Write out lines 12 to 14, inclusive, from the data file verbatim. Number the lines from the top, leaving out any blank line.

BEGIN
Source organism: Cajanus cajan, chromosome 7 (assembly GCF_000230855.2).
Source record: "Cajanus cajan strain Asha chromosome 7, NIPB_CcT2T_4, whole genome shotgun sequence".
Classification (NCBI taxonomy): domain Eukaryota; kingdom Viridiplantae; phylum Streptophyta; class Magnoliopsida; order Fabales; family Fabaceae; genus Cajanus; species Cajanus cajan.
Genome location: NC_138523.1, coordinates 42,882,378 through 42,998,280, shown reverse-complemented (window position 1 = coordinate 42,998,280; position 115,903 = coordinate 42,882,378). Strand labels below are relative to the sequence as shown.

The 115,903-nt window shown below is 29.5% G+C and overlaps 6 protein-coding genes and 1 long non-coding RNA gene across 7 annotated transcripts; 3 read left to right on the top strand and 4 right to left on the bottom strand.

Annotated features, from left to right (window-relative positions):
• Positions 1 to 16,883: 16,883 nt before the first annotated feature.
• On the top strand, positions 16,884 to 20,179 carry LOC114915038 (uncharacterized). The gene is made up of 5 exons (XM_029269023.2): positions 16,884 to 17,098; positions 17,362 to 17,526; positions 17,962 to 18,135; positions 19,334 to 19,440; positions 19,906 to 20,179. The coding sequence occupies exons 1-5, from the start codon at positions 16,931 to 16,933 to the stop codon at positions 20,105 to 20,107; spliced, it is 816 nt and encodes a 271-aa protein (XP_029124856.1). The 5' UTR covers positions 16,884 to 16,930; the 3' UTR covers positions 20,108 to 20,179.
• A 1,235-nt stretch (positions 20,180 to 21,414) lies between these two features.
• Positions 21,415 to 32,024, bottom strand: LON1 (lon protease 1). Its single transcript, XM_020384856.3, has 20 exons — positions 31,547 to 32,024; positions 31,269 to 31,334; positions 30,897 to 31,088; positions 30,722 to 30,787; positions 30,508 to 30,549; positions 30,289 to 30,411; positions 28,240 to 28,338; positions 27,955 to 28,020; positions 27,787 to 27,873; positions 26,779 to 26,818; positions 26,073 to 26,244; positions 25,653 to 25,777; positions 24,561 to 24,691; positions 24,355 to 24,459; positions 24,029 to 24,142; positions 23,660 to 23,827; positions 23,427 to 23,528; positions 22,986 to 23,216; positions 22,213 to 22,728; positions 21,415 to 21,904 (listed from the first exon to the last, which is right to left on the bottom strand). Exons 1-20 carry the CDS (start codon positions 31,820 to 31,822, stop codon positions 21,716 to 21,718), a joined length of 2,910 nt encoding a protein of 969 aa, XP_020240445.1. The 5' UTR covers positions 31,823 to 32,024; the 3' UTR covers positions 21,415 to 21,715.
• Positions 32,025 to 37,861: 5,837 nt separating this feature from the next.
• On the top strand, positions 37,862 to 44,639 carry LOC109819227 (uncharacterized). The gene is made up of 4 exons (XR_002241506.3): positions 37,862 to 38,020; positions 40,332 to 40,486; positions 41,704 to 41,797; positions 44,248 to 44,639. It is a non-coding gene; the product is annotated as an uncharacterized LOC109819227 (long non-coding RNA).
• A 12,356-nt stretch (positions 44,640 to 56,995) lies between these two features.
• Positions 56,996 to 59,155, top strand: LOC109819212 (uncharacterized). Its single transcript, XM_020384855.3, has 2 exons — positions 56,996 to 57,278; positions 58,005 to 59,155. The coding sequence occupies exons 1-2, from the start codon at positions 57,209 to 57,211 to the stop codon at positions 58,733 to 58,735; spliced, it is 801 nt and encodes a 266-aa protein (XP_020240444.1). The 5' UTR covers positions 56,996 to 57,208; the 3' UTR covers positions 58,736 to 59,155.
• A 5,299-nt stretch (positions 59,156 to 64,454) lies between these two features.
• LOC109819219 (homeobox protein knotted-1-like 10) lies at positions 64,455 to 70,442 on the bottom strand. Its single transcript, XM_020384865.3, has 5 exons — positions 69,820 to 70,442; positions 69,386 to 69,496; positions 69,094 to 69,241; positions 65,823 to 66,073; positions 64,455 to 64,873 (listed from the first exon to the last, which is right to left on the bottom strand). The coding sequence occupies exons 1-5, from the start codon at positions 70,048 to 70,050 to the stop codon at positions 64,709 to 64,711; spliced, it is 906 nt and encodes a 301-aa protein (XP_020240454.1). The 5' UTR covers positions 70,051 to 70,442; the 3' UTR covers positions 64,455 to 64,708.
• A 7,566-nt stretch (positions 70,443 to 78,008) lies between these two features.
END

• On the top strand, positions 37,862 to 44,639 carry LOC109819227 (uncharacterized). The gene is made up of 4 exons (XR_002241506.3): positions 37,862 to 38,020; positions 40,332 to 40,486; positions 41,704 to 41,797; positions 44,248 to 44,639. It is a non-coding gene; the product is annotated as an uncharacterized LOC109819227 (long non-coding RNA).
• A 12,356-nt stretch (positions 44,640 to 56,995) lies between these two features.
• Positions 56,996 to 59,155, top strand: LOC109819212 (uncharacterized). Its single transcript, XM_020384855.3, has 2 exons — positions 56,996 to 57,278; positions 58,005 to 59,155. The coding sequence occupies exons 1-2, from the start codon at positions 57,209 to 57,211 to the stop codon at positions 58,733 to 58,735; spliced, it is 801 nt and encodes a 266-aa protein (XP_020240444.1). The 5' UTR covers positions 56,996 to 57,208; the 3' UTR covers positions 58,736 to 59,155.